The purpose of the Design Hub is to provide accommodation in one building for a diverse range of design research and post graduate education. RMIT is a world leader in design research however post graduates are currently dissipated across various campuses and facilities.
The Hub will provide a collegial research base where post graduates in fields such as fabric and fashion design will work alongside those involved in architecture, aeronautical engineering, industrial design, landscape architecture, urban design and so on.
Research groups have the ability to locate and fine tune their accommodation within ‘warehouses’ – open plan spaces where research teams can set up and tailor their work environment to suit their particular needs. Teams may stay for anywhere from six months to three years depending on the nature of and funding limits to their research and education programs.
Research may include the need for workshops to make physical models to be located alongside computer studios, three dimensional printing, virtual reality modelling and so on. Given the time frames associated with research projects all the warehouses require a high level of adaptability and flexibility.
In that sense these spaces are designed to accommodate the organic nature of research – ever evolving, adapting, changing and growing. The plan of the Hub acknowledges the desire for incidental cross pollination where researchers from one field encounter those from completely unrelated other fields as part of their day to day use of the building.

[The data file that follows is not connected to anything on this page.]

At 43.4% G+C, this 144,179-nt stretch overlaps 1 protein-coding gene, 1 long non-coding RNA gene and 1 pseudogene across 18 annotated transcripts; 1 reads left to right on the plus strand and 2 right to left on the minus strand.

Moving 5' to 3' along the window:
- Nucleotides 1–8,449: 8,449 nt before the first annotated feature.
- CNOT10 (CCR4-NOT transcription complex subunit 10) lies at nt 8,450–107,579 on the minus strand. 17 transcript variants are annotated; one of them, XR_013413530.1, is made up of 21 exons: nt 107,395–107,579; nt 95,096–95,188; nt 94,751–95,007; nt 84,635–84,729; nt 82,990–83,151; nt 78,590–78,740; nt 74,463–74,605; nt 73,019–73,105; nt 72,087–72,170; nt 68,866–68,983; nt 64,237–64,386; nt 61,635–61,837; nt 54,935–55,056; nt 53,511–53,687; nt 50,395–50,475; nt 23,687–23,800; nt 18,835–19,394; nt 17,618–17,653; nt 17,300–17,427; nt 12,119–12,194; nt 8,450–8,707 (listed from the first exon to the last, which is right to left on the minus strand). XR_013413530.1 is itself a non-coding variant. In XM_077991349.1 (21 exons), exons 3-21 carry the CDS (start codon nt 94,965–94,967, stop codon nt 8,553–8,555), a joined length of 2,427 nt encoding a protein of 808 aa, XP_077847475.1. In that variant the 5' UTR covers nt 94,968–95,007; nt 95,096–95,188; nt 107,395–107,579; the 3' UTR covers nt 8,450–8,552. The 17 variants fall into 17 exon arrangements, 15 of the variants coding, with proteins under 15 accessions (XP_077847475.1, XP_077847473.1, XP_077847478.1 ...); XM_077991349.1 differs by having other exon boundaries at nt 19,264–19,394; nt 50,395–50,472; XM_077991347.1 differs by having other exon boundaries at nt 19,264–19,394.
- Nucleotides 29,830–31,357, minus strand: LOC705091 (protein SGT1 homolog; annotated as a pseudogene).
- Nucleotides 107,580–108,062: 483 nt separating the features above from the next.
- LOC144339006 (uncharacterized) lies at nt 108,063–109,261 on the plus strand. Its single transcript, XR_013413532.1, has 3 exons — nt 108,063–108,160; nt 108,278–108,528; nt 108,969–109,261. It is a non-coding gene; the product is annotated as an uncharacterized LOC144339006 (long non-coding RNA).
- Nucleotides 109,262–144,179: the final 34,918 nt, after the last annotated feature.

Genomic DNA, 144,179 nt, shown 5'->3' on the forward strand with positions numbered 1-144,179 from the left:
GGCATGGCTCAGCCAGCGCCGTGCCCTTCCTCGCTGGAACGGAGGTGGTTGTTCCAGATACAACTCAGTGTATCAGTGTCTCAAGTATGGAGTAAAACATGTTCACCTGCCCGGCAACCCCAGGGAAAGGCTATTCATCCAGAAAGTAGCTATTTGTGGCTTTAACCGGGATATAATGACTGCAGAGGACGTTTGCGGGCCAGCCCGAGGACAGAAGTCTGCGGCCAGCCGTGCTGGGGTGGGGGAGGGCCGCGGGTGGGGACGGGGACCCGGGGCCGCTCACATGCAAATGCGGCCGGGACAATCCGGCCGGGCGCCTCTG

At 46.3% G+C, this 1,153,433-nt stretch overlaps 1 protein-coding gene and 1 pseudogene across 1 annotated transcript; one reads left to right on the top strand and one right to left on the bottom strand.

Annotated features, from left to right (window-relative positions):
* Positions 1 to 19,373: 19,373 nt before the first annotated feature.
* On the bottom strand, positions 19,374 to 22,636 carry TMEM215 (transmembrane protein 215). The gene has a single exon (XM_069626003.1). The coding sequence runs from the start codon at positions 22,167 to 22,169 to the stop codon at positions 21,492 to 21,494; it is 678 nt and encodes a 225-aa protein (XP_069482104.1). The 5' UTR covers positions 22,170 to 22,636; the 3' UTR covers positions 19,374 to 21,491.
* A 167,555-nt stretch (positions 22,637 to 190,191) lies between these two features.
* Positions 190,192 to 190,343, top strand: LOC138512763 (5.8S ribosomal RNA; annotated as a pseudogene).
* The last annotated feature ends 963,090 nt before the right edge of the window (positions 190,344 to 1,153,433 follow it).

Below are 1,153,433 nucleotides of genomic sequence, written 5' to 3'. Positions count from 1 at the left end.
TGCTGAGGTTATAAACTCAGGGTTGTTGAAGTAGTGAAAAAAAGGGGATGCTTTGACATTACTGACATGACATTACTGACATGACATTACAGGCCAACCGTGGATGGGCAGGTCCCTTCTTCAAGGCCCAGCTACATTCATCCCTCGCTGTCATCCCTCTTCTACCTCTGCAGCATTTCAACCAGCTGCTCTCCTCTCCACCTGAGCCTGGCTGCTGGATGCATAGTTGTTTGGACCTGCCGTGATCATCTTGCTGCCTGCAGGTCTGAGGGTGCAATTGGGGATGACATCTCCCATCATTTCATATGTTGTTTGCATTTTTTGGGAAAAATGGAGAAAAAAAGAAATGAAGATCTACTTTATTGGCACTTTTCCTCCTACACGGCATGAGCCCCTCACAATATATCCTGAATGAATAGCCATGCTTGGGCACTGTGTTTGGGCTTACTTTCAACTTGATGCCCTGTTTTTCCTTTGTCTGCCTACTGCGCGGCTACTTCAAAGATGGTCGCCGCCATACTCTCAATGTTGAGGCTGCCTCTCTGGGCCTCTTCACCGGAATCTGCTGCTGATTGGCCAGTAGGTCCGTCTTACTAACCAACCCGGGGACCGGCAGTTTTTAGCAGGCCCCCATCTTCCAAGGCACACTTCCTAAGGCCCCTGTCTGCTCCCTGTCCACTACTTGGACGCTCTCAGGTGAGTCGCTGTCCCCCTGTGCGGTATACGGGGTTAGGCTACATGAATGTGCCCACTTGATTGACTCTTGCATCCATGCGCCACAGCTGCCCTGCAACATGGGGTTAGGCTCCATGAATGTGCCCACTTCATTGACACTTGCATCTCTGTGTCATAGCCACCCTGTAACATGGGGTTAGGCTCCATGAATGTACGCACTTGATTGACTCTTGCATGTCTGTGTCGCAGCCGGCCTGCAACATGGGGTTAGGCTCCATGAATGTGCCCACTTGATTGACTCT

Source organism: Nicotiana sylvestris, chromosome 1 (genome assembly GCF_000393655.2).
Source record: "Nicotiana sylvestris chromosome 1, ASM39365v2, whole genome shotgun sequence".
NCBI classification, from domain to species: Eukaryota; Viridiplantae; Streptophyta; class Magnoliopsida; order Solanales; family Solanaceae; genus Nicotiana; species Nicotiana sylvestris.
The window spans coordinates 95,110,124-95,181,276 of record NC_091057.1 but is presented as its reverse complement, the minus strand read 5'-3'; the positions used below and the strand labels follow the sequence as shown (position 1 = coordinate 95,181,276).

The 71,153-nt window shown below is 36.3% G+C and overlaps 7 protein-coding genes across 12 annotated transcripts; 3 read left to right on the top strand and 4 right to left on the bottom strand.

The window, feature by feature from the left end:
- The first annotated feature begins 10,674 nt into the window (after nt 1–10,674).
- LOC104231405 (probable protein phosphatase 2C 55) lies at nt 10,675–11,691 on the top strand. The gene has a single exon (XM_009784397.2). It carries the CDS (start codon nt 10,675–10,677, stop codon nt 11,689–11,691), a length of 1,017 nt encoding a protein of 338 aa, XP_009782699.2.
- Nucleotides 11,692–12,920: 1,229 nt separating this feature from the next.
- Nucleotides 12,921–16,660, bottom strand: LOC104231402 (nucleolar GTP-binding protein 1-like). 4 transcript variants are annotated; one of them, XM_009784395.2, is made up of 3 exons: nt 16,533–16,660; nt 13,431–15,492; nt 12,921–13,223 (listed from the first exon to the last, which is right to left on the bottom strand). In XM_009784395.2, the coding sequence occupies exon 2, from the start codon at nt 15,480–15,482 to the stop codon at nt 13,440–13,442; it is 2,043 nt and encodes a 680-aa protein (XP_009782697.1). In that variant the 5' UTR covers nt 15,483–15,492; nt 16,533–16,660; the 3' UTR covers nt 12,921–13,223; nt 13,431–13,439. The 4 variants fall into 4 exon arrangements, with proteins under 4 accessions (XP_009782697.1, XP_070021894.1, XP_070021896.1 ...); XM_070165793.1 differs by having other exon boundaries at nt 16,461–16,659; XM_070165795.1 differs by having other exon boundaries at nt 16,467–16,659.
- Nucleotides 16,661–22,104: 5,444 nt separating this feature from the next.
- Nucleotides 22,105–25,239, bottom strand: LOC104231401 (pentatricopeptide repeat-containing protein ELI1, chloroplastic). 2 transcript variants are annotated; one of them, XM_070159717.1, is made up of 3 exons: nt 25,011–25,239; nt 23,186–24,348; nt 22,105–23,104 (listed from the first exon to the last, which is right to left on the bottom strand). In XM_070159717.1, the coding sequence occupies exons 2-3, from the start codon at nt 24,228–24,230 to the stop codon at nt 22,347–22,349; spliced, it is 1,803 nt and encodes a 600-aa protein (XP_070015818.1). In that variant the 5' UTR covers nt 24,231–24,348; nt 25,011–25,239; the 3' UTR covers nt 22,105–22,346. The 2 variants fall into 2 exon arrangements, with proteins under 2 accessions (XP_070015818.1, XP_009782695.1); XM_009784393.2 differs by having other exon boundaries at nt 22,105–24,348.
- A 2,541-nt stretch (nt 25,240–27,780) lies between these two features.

An exhibition space and design archive provide a public interface with both industry and research outcomes. These spaces combined with a variety of lecture, seminar and multi purpose rooms will facilitate high level exchanges in a number of forums. The Hub will also have the capacity to stream information from the internet and broadcast it throughout the building.
RMIT’s Design Hub occupies the corner of Swanston and Victoria Streets and will be visible from the civic axis, Victoria St axis and Swanston St axis as the grid turns due north towards Carlton. The Hub will occupy one of Melbourne’s most prominent sites. Attention has been given to the provision of well designed outdoor spaces, both within and to the immediate west of the building.
The western forecourt will be flanked by a cafe, exhibition space and design archive as well providing pedestrian links to the remainder of the site which is earmarked for a variety of commercial developments. The Hub has a large number of ESD features and will incorporate strategies of water, waste and recycling management that are the equal of any ESD focussed building on the planet.
In particular the outer skin of the Hub incorporates automated sunshading that includes photovoltaic cells, evaporative cooling and fresh air intakes that improve the internal air quality and reduce running costs. The cells have been designed so that they can be easily replaced as research into solar energy results in improved technology and part of the northern façade is actually dedicated to ongoing research into solar cells to be conducted jointly by industry and RMIT.
The entire building façade, in other words, has the capacity to be upgraded as solar technology evolves and may one day generate enough electricity to run the whole building.
Location: Melbourne, Australia
Architect: Sean Godsell
Architects In Charge: Sean Godsell, Hayley Franklin
Associated Architects: Peddle Thorp Architects, Chris Godsell, James Hampton, Raf Nespola
Area: 13,000 sqm
Photographs: Earl Carter